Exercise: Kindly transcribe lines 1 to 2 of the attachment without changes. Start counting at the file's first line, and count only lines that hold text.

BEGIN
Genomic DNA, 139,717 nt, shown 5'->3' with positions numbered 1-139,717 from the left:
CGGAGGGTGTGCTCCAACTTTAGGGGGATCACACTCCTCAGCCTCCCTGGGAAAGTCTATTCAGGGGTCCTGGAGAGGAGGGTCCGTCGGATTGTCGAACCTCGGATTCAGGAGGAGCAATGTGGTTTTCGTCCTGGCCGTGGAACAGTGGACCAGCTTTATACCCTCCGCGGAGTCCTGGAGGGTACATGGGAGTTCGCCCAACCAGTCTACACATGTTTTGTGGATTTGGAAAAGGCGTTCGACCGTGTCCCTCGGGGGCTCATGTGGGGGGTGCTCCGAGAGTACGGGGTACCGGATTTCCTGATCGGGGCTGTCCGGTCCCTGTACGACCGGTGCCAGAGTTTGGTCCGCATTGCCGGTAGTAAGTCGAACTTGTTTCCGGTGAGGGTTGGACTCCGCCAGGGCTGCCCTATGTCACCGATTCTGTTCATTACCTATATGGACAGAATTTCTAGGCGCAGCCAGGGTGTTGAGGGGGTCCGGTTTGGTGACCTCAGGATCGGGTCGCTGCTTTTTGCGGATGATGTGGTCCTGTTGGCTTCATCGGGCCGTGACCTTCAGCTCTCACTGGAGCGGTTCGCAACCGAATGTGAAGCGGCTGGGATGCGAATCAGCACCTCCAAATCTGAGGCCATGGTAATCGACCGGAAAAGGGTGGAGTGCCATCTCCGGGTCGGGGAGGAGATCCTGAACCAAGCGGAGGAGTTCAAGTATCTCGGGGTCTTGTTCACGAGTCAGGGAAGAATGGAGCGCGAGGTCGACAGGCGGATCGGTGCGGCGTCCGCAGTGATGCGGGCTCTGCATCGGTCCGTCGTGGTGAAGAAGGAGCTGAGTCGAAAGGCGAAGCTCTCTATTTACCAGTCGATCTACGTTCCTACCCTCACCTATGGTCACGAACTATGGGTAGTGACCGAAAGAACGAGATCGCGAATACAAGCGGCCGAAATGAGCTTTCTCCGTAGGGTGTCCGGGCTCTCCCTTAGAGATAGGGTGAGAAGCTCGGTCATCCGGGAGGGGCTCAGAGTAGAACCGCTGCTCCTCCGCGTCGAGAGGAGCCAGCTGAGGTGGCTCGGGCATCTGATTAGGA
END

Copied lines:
Genomic DNA, 139,717 nt, shown 5'->3' with positions numbered 1-139,717 from the left:
CGGAGGGTGTGCTCCAACTTTAGGGGGATCACACTCCTCAGCCTCCCTGGGAAAGTCTATTCAGGGGTCCTGGAGAGGAGGGTCCGTCGGATTGTCGAACCTCGGATTCAGGAGGAGCAATGTGGTTTTCGTCCTGGCCGTGGAACAGTGGACCAGCTTTATACCCTCCGCGGAGTCCTGGAGGGTACATGGGAGTTCGCCCAACCAGTCTACACATGTTTTGTGGATTTGGAAAAGGCGTTCGACCGTGTCCCTCGGGGGCTCATGTGGGGGGTGCTCCGAGAGTACGGGGTACCGGATTTCCTGATCGGGGCTGTCCGGTCCCTGTACGACCGGTGCCAGAGTTTGGTCCGCATTGCCGGTAGTAAGTCGAACTTGTTTCCGGTGAGGGTTGGACTCCGCCAGGGCTGCCCTATGTCACCGATTCTGTTCATTACCTATATGGACAGAATTTCTAGGCGCAGCCAGGGTGTTGAGGGGGTCCGGTTTGGTGACCTCAGGATCGGGTCGCTGCTTTTTGCGGATGATGTGGTCCTGTTGGCTTCATCGGGCCGTGACCTTCAGCTCTCACTGGAGCGGTTCGCAACCGAATGTGAAGCGGCTGGGATGCGAATCAGCACCTCCAAATCTGAGGCCATGGTAATCGACCGGAAAAGGGTGGAGTGCCATCTCCGGGTCGGGGAGGAGATCCTGAACCAAGCGGAGGAGTTCAAGTATCTCGGGGTCTTGTTCACGAGTCAGGGAAGAATGGAGCGCGAGGTCGACAGGCGGATCGGTGCGGCGTCCGCAGTGATGCGGGCTCTGCATCGGTCCGTCGTGGTGAAGAAGGAGCTGAGTCGAAAGGCGAAGCTCTCTATTTACCAGTCGATCTACGTTCCTACCCTCACCTATGGTCACGAACTATGGGTAGTGACCGAAAGAACGAGATCGCGAATACAAGCGGCCGAAATGAGCTTTCTCCGTAGGGTGTCCGGGCTCTCCCTTAGAGATAGGGTGAGAAGCTCGGTCATCCGGGAGGGGCTCAGAGTAGAACCGCTGCTCCTCCGCGTCGAGAGGAGCCAGCTGAGGTGGCTCGGGCATCTGATTAGGA